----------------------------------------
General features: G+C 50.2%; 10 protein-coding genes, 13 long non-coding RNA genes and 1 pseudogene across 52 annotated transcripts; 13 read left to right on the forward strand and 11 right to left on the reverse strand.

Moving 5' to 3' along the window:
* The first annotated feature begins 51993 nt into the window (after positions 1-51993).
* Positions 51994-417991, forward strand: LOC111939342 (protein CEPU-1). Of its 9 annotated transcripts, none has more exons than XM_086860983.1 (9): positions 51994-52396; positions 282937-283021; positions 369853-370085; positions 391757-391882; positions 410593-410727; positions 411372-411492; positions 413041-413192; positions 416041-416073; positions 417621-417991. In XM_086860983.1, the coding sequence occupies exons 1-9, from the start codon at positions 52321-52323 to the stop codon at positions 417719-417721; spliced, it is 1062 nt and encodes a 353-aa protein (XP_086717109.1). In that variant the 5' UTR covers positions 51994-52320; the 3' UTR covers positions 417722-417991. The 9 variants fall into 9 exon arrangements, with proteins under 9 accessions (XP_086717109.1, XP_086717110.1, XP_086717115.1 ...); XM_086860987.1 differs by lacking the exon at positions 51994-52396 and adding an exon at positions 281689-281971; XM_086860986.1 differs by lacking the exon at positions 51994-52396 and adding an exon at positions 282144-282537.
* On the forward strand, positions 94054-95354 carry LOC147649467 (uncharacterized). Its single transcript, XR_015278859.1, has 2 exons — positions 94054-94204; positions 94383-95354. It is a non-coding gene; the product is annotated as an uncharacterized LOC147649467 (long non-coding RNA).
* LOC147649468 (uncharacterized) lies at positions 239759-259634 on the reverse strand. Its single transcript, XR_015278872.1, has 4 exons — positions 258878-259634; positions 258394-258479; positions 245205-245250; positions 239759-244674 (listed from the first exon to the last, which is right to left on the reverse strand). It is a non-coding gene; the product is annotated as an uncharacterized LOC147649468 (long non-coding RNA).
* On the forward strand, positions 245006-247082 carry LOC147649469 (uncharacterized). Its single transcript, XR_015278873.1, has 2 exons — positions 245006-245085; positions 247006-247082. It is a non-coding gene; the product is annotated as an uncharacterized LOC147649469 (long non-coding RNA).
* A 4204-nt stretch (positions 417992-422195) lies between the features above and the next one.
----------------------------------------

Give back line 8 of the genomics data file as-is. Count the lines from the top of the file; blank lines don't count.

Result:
* A 4204-nt stretch (positions 417992-422195) lies between the features above and the next one.